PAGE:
Advertisement
Browse Subject Areas
?

Click through the PLOS taxonomy to find articles in your field.

For more information about PLOS Subject Areas, click here.

  • Loading metrics

Did inter-hospital transfer reduce mortality in patients with acute myocardial infarction in the real world? A nationwide patient cohort study

  • Mi-Sook Kim ,

    Contributed equally to this work with: Mi-Sook Kim, Seong Huan Choi

    Roles Formal analysis

    Affiliation Division of Clinical Epidemiology, Medical Research Collaborating Center, Biomedical Research Institution, Seoul National University Hospital, Seoul, Korea

  • Seong Huan Choi ,

    Contributed equally to this work with: Mi-Sook Kim, Seong Huan Choi

    Roles Writing – original draft

    Affiliation Department of Cardiology, Inha University Hospital, School of Medicine, Inha University, Incheon, Korea

  • Jang-Whan Bae,

    Roles Supervision

    Affiliation Division of Cardiology, Department of Internal Medicine, Chungbuk National University College of Medicine, Cheongju, Korea

  • Joongyub Lee,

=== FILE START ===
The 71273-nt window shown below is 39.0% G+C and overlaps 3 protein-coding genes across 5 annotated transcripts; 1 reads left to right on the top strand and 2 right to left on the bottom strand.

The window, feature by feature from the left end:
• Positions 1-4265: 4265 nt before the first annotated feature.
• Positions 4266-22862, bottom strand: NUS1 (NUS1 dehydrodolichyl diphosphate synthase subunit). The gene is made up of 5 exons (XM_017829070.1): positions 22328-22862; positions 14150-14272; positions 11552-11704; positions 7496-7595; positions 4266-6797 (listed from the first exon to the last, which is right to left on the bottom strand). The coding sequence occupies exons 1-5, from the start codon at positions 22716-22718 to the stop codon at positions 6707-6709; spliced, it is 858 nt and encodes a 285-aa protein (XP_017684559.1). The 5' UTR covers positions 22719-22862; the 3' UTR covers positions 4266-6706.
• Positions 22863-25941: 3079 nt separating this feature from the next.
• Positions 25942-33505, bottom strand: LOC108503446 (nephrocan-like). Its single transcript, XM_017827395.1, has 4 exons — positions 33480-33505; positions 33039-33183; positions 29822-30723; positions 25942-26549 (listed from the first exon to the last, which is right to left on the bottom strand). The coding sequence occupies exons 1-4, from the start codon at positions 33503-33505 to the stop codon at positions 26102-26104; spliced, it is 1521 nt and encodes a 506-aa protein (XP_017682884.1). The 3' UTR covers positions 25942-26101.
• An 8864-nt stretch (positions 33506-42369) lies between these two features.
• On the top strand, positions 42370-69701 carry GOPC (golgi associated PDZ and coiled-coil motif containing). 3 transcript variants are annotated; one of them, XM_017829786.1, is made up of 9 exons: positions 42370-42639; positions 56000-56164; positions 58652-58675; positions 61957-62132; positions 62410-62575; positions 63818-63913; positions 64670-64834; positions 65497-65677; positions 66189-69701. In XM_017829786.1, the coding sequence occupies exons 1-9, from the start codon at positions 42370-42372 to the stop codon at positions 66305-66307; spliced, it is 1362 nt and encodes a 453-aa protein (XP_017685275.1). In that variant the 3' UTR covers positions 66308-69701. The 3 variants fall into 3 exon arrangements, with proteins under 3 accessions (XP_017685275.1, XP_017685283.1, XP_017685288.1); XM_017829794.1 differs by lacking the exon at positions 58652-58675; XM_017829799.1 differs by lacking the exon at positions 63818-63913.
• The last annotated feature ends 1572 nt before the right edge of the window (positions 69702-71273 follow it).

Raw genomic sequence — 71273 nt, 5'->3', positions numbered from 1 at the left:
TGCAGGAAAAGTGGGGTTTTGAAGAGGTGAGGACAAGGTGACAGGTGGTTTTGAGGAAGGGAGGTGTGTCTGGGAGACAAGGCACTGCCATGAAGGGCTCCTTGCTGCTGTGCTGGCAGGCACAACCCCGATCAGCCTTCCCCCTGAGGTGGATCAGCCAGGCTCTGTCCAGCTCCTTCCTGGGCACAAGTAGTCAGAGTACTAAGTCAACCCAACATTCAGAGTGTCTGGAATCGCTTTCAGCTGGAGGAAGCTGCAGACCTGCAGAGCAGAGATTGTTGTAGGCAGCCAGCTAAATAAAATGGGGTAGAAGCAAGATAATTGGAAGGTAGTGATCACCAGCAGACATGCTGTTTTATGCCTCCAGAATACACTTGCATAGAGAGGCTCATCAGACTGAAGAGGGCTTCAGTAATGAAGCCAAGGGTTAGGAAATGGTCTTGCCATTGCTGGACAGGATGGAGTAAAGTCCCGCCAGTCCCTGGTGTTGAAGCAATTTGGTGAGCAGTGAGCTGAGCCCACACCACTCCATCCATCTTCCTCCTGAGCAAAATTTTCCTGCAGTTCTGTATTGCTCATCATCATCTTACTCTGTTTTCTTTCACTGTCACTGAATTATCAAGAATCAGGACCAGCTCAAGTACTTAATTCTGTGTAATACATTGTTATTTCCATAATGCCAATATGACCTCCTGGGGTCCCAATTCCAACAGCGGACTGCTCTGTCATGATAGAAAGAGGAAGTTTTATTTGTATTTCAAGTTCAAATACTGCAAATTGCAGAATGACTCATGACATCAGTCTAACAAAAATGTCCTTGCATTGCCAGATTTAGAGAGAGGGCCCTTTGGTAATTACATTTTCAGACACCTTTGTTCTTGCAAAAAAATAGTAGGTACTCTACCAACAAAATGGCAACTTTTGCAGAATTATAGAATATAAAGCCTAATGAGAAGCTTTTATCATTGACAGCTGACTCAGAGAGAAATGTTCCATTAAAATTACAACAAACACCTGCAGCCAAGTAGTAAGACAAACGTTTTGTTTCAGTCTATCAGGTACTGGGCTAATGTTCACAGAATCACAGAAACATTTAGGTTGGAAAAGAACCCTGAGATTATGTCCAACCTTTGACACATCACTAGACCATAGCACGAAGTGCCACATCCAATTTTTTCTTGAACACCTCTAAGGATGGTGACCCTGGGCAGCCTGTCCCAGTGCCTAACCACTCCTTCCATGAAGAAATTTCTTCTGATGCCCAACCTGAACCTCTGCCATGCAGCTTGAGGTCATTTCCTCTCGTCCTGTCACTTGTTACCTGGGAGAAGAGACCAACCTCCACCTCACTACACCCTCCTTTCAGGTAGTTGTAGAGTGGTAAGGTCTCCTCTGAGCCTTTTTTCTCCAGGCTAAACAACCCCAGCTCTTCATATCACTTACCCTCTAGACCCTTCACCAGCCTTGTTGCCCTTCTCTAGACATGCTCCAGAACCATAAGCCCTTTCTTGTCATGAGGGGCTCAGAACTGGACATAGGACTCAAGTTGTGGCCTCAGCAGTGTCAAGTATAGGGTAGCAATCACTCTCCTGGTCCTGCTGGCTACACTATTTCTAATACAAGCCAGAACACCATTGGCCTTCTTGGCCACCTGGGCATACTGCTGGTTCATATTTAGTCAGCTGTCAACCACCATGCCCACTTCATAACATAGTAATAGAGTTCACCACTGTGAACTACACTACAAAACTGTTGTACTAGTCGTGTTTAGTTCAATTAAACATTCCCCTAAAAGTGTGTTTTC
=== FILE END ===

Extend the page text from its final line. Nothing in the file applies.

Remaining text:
Roles Conceptualization

    Affiliation Department of Preventive Medicine, Seoul National University College of Medicine, Seoul, Korea

  • Hyeongsu Kim,

    Roles Resources, Writing – review & editing

    Affiliation Department of Preventive Medicine, School of Medicine, Konkuk University, Seoul, Korea

  • Won Kyung Lee

    Roles Conceptualization, Formal analysis, Writing – original draft

    bluewhale65@inha.ac.kr

    Affiliation Department of Prevention and Management, Inha University Hospital, School of Medicine, Inha University, Incheon, Korea

Did inter-hospital transfer reduce mortality in patients with acute myocardial infarction in the real world? A nationwide patient cohort study

  • Mi-Sook Kim, 
  • Seong Huan Choi, 
  • Jang-Whan Bae, 
  • Joongyub Lee, 
  • Hyeongsu Kim, 
  • Won Kyung Lee
PLOS
x

Abstract

Introduction

Inter-hospital transfer (IHT) and primary percutaneous coronary intervention (PCI) are preferred over onsite thrombolysis when provided expeditiously. On the other hand, its benefit has not been evaluated in a real-world situation. This study examined the effects of IHT on the short- and long-term mortality in patients with acute myocardial infarction (AMI) and compared the reperfusion treatments and resources between the referring and receiving hospitals.

Methods

Patients newly diagnosed with AMI and admitted to hospital were selected from the national health insurance database from 2004 to 2018. The 30-day and one-year mortality in the transferred and non-transferred patients were estimated and compared using stabilized inverse probability of treatment weighting to account for confounding bias.

Results